Sheila Athens’ debut novel, THE TRUTH ABOUT LOVE, releases October 14 from Montlake Romance.
Q: You had two careers prior to starting your writing journey. What took you so long?
A: Looking back, I’m not sure I know the answer to this question. There were signs along the way. I created character sketches for my Barbie dolls. I loved the creativity I found in Mr. Staley’s English class in high school. I thought at one point I’d major in sociology because I was so interested in how people interact with each other. As an adult, I had a recurring dream of standing in front of our crowd of people in an auditorium, knowing I had something important to tell them.
But I’m not sure why it took me so long to realize that my earlier dreams of being a journalist were really the misplaced longings of a romance writer.
I don’t know, however, that I would have had the confidence as a twenty-something to show my fiction to the world. I admire those who are barely out of their teens and have the chutzpa to share their work with others.
Q: The heroine in THE TRUTH ABOUT LOVE works for an organization that gets those wrongly convicted out of prison using DNA evidence. Isn’t that kind of a dreary setting for a romance novel?
A: Yes, I know women read romance novels to escape reality, but in addition to love stories and HEAs, I have a huge passion for social justice. There are a lot of people in this world who don’t get a fair shot at things, either because of the color of their skin or the circumstances they’ve been thrust into or any number of other reasons. In THE TRUTH ABOUT LOVE, the underdogs are the innocent people Gina’s organization tries to help.
Q: And one of her clients is the guy convicted of killing the hero’s mom?
A: How’s that for conflict?!? He witnessed his mother’s murderer running away from the scene, so he’s convinced the right guy was convicted. That makes it pretty inconvenient when he’s attracted to the woman who’s trying to get the convicted man out of prison.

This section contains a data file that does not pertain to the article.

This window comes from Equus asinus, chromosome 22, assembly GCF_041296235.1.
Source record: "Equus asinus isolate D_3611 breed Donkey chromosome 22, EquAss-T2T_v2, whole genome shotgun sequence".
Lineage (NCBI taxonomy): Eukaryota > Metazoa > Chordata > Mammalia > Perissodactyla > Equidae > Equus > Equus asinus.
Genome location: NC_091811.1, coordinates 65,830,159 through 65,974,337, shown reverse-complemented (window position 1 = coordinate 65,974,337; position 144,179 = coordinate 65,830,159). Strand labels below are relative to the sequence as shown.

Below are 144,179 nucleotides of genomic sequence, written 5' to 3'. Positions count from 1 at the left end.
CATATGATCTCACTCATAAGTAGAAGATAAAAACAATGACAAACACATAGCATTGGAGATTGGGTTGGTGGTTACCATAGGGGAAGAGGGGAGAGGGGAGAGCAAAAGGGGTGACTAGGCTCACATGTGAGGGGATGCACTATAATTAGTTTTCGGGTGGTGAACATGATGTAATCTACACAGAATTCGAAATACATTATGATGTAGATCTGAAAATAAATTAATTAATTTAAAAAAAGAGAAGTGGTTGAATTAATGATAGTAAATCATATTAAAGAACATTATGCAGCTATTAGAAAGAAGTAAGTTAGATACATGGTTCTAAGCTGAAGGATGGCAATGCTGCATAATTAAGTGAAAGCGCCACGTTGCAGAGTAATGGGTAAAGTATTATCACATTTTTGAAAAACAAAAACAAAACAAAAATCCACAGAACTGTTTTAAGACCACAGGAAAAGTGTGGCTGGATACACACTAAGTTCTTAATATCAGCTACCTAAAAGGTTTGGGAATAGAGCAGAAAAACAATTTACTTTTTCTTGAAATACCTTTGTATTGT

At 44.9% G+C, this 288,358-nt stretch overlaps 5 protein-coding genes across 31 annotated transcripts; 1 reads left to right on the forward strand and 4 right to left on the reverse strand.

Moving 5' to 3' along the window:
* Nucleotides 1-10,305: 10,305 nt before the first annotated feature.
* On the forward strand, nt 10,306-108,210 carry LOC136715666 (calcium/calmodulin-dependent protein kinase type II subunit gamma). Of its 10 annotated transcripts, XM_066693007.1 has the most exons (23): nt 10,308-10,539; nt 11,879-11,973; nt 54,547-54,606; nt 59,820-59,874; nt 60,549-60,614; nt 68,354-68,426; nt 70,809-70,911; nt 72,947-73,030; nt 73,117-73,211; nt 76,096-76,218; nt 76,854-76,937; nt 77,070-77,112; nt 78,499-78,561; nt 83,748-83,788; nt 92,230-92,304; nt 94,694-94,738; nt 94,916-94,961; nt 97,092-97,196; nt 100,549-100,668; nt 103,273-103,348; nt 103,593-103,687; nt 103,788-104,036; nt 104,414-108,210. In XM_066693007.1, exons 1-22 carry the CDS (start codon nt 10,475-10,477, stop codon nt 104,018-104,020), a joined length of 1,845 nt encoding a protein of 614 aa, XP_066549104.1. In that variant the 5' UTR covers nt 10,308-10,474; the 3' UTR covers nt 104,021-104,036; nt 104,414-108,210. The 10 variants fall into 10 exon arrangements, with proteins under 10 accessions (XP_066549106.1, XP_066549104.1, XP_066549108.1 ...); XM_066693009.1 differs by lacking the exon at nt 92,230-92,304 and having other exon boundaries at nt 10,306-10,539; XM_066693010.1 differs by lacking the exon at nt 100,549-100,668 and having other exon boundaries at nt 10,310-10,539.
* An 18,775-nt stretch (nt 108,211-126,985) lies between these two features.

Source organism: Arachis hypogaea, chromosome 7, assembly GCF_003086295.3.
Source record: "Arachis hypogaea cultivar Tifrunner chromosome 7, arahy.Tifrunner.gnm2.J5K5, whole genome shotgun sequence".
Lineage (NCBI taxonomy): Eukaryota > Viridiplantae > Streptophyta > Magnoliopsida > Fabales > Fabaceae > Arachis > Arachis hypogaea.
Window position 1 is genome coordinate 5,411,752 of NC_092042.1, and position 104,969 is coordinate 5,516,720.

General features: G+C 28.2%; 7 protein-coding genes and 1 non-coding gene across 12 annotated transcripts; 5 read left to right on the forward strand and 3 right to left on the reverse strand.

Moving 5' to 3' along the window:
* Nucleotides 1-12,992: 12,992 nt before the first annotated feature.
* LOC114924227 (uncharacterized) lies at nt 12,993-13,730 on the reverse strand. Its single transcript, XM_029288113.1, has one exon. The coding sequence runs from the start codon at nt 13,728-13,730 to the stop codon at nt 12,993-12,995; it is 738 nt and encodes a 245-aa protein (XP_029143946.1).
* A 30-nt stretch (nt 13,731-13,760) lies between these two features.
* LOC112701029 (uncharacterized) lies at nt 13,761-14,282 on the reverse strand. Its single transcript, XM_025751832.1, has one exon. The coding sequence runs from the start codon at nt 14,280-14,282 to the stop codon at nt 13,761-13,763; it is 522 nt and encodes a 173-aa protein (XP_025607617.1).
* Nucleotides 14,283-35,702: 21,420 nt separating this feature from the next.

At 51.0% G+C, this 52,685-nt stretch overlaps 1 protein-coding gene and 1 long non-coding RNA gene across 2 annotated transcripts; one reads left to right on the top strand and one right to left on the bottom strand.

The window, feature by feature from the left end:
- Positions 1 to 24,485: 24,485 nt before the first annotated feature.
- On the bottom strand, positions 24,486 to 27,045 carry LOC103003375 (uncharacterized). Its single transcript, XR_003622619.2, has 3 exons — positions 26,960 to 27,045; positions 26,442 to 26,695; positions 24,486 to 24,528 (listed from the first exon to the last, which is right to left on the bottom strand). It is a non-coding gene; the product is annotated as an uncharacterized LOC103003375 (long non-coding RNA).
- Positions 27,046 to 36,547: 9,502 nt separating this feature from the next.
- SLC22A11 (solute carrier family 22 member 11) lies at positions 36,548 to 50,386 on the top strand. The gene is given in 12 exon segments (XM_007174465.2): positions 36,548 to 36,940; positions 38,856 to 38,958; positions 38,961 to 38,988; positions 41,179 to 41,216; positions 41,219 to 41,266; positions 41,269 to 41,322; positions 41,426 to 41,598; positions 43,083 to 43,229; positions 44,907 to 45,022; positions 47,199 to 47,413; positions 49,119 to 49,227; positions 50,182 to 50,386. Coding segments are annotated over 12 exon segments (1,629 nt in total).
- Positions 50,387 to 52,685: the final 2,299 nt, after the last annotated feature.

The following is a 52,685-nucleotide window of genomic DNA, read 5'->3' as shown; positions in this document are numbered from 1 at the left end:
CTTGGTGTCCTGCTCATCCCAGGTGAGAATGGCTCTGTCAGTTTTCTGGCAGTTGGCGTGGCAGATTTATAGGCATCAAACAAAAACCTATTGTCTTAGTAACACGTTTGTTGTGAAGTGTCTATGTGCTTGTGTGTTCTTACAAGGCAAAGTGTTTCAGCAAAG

Q: How many manuscripts did you write prior to selling THE TRUTH ABOUT LOVE to Montlake?
A: Either four or five, depending on how you count the first manuscript, which was only 42,000 words. That was before I knew anything about what I was doing. Ha! Thank goodness for RWA, which taught me what I needed to know.
Q: How did you get your agent?
A: Once THE TRUTH ABOUT LOVE (under a different title) became a finalist for the Golden Heart in 2013, I was able to query agents using “Golden Heart Finalist” in the subject line. One of my critique partners, Valerie Bowman, offered to introduce me to her agency, which was at the top of my list of desired agencies. That led to a series of quick submissions (first 50 pages, then the full manuscript) and an offer of representation from Jill Marsal of the Marsal Lyon Literary Agency.
But just because I got an agent didn’t mean I was home free. Jill put me through several rounds of revisions that made the story SO much stronger. I will forever be grateful for the improvements she encouraged me to make.
Q: What are some of the lessons you’ve learned while on your writing journey?
- That romance writers are the most generous group of people I’ve ever known. They welcome each other into the fold and help each other along the way.
- That a writer should embrace the stories she loves. My first writing group was a multi-genre group. They taught me a lot about the craft, but didn’t understand or embrace the romance genre. They wouldn’t be familiar with terms such as “the black moment” or “sexual tension” that are so much a part of the romance world. Once I discovered my local RWA chapter, I sought out other romance writers to critique with and I knew I’d found my home.
- Determine what the strengths of your writing are and capitalize on them. Determine what your weaknesses are and work your tail off to learn how to overcome them.
Q: Who are your favorite authors?
A: Since I write contemporary romance, that’s primarily what I read. My favorites are Kristan Higgins, Jill Shalvis, Susan Elizabeth Phillips, Barbara O’Neal, Susan Wiggs, Laura Kaye, Ruthie Knox, Molly O’Keefe, and Robyn Carr. For non-romance, I love reading Jodi Picoult. I also read a YA, ELEANOR AND PARK by Rainbow Rowell, a few months ago that was FANASTIC.
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Sheila grew up in the Ozarks, vacillating between climbing trees, reading books and neurotically working toward straight A’s. Many years later—after marriage, two sons, a couple of careers, and a Master’s Degree—she discovered her first romance novel in the gift shop of a hotel when she was supposed to be networking with fellow conventioneers. Now, she’s got a bright red study filled with romance novels. She’s a creative lefty who loves quiet spaces and eccentric people. She’s lived in the coastal south for more than twenty-five years, but looks forward to one day moving to the serene mountaintop cabin she and her husband have built at the edge of a national forest in the Blue Ridge Mountains. For more information about her books, please visit www.SheilaAthens.com.